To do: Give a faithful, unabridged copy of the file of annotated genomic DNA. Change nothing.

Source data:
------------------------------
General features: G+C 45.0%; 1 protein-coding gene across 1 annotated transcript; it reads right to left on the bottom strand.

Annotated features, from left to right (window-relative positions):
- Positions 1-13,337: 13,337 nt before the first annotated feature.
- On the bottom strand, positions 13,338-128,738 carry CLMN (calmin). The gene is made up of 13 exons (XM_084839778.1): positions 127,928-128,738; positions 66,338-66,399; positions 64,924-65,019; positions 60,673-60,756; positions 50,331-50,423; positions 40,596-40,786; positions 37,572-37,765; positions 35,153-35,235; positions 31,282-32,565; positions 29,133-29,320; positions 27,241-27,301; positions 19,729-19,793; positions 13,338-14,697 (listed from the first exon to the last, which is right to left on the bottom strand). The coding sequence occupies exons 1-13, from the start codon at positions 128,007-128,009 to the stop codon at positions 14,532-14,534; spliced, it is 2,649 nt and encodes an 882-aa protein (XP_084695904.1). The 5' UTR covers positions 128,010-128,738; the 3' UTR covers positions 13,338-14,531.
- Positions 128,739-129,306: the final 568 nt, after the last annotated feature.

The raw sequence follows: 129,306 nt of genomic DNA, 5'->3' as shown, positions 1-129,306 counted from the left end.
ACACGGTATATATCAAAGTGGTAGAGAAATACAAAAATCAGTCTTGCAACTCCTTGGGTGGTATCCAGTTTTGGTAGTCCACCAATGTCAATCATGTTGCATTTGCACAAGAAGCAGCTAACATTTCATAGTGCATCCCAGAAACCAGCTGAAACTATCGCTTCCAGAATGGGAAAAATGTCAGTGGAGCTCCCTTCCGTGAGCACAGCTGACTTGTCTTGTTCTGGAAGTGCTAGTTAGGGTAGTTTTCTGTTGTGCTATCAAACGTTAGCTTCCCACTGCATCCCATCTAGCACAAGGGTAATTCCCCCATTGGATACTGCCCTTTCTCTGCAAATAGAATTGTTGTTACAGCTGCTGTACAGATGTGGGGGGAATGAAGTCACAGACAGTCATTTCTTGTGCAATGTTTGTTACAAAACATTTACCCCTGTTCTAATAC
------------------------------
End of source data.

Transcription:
General features: G+C 45.0%; 1 protein-coding gene across 1 annotated transcript; it reads right to left on the bottom strand.

Annotated features, from left to right (window-relative positions):
- Positions 1-13,337: 13,337 nt before the first annotated feature.
- On the bottom strand, positions 13,338-128,738 carry CLMN (calmin). The gene is made up of 13 exons (XM_084839778.1): positions 127,928-128,738; positions 66,338-66,399; positions 64,924-65,019; positions 60,673-60,756; positions 50,331-50,423; positions 40,596-40,786; positions 37,572-37,765; positions 35,153-35,235; positions 31,282-32,565; positions 29,133-29,320; positions 27,241-27,301; positions 19,729-19,793; positions 13,338-14,697 (listed from the first exon to the last, which is right to left on the bottom strand). The coding sequence occupies exons 1-13, from the start codon at positions 128,007-128,009 to the stop codon at positions 14,532-14,534; spliced, it is 2,649 nt and encodes an 882-aa protein (XP_084695904.1). The 5' UTR covers positions 128,010-128,738; the 3' UTR covers positions 13,338-14,531.
- Positions 128,739-129,306: the final 568 nt, after the last annotated feature.

The raw sequence follows: 129,306 nt of genomic DNA, 5'->3' as shown, positions 1-129,306 counted from the left end.
ACACGGTATATATCAAAGTGGTAGAGAAATACAAAAATCAGTCTTGCAACTCCTTGGGTGGTATCCAGTTTTGGTAGTCCACCAATGTCAATCATGTTGCATTTGCACAAGAAGCAGCTAACATTTCATAGTGCATCCCAGAAACCAGCTGAAACTATCGCTTCCAGAATGGGAAAAATGTCAGTGGAGCTCCCTTCCGTGAGCACAGCTGACTTGTCTTGTTCTGGAAGTGCTAGTTAGGGTAGTTTTCTGTTGTGCTATCAAACGTTAGCTTCCCACTGCATCCCATCTAGCACAAGGGTAATTCCCCCATTGGATACTGCCCTTTCTCTGCAAATAGAATTGTTGTTACAGCTGCTGTACAGATGTGGGGGGAATGAAGTCACAGACAGTCATTTCTTGTGCAATGTTTGTTACAAAACATTTACCCCTGTTCTAATAC